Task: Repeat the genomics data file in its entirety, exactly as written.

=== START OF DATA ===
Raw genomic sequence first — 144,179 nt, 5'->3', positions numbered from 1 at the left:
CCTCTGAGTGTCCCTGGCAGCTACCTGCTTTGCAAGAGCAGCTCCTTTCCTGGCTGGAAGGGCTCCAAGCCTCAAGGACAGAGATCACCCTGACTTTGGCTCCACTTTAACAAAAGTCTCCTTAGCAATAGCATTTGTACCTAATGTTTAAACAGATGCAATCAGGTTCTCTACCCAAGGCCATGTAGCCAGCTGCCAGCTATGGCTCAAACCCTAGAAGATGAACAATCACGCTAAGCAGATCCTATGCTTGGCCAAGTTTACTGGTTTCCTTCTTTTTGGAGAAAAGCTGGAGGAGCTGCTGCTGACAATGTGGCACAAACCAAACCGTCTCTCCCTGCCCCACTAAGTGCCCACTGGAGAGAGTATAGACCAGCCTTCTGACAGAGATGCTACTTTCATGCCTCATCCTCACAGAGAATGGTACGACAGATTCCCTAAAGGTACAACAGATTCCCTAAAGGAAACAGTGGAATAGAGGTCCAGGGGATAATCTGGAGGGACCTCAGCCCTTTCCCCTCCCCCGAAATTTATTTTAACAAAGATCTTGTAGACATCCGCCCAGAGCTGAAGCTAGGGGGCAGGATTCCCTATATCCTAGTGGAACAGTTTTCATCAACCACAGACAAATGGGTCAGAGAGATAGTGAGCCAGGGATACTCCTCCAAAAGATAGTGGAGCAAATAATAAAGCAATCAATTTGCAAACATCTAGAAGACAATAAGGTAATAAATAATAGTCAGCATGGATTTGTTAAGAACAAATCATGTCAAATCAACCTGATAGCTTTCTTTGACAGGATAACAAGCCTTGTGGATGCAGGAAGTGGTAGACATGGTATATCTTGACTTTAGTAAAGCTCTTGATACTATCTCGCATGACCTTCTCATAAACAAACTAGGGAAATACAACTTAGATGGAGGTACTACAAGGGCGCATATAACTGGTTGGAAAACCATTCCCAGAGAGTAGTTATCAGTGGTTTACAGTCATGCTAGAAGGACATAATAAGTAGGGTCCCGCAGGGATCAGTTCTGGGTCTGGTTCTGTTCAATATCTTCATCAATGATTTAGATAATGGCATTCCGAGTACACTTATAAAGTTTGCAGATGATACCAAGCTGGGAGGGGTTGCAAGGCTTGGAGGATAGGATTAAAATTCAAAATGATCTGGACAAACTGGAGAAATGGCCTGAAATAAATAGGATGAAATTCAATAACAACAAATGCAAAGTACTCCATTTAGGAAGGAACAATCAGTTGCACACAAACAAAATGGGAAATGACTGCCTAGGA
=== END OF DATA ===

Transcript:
Raw genomic sequence first — 144,179 nt, 5'->3', positions numbered from 1 at the left:
CCTCTGAGTGTCCCTGGCAGCTACCTGCTTTGCAAGAGCAGCTCCTTTCCTGGCTGGAAGGGCTCCAAGCCTCAAGGACAGAGATCACCCTGACTTTGGCTCCACTTTAACAAAAGTCTCCTTAGCAATAGCATTTGTACCTAATGTTTAAACAGATGCAATCAGGTTCTCTACCCAAGGCCATGTAGCCAGCTGCCAGCTATGGCTCAAACCCTAGAAGATGAACAATCACGCTAAGCAGATCCTATGCTTGGCCAAGTTTACTGGTTTCCTTCTTTTTGGAGAAAAGCTGGAGGAGCTGCTGCTGACAATGTGGCACAAACCAAACCGTCTCTCCCTGCCCCACTAAGTGCCCACTGGAGAGAGTATAGACCAGCCTTCTGACAGAGATGCTACTTTCATGCCTCATCCTCACAGAGAATGGTACGACAGATTCCCTAAAGGTACAACAGATTCCCTAAAGGAAACAGTGGAATAGAGGTCCAGGGGATAATCTGGAGGGACCTCAGCCCTTTCCCCTCCCCCGAAATTTATTTTAACAAAGATCTTGTAGACATCCGCCCAGAGCTGAAGCTAGGGGGCAGGATTCCCTATATCCTAGTGGAACAGTTTTCATCAACCACAGACAAATGGGTCAGAGAGATAGTGAGCCAGGGATACTCCTCCAAAAGATAGTGGAGCAAATAATAAAGCAATCAATTTGCAAACATCTAGAAGACAATAAGGTAATAAATAATAGTCAGCATGGATTTGTTAAGAACAAATCATGTCAAATCAACCTGATAGCTTTCTTTGACAGGATAACAAGCCTTGTGGATGCAGGAAGTGGTAGACATGGTATATCTTGACTTTAGTAAAGCTCTTGATACTATCTCGCATGACCTTCTCATAAACAAACTAGGGAAATACAACTTAGATGGAGGTACTACAAGGGCGCATATAACTGGTTGGAAAACCATTCCCAGAGAGTAGTTATCAGTGGTTTACAGTCATGCTAGAAGGACATAATAAGTAGGGTCCCGCAGGGATCAGTTCTGGGTCTGGTTCTGTTCAATATCTTCATCAATGATTTAGATAATGGCATTCCGAGTACACTTATAAAGTTTGCAGATGATACCAAGCTGGGAGGGGTTGCAAGGCTTGGAGGATAGGATTAAAATTCAAAATGATCTGGACAAACTGGAGAAATGGCCTGAAATAAATAGGATGAAATTCAATAACAACAAATGCAAAGTACTCCATTTAGGAAGGAACAATCAGTTGCACACAAACAAAATGGGAAATGACTGCCTAGGA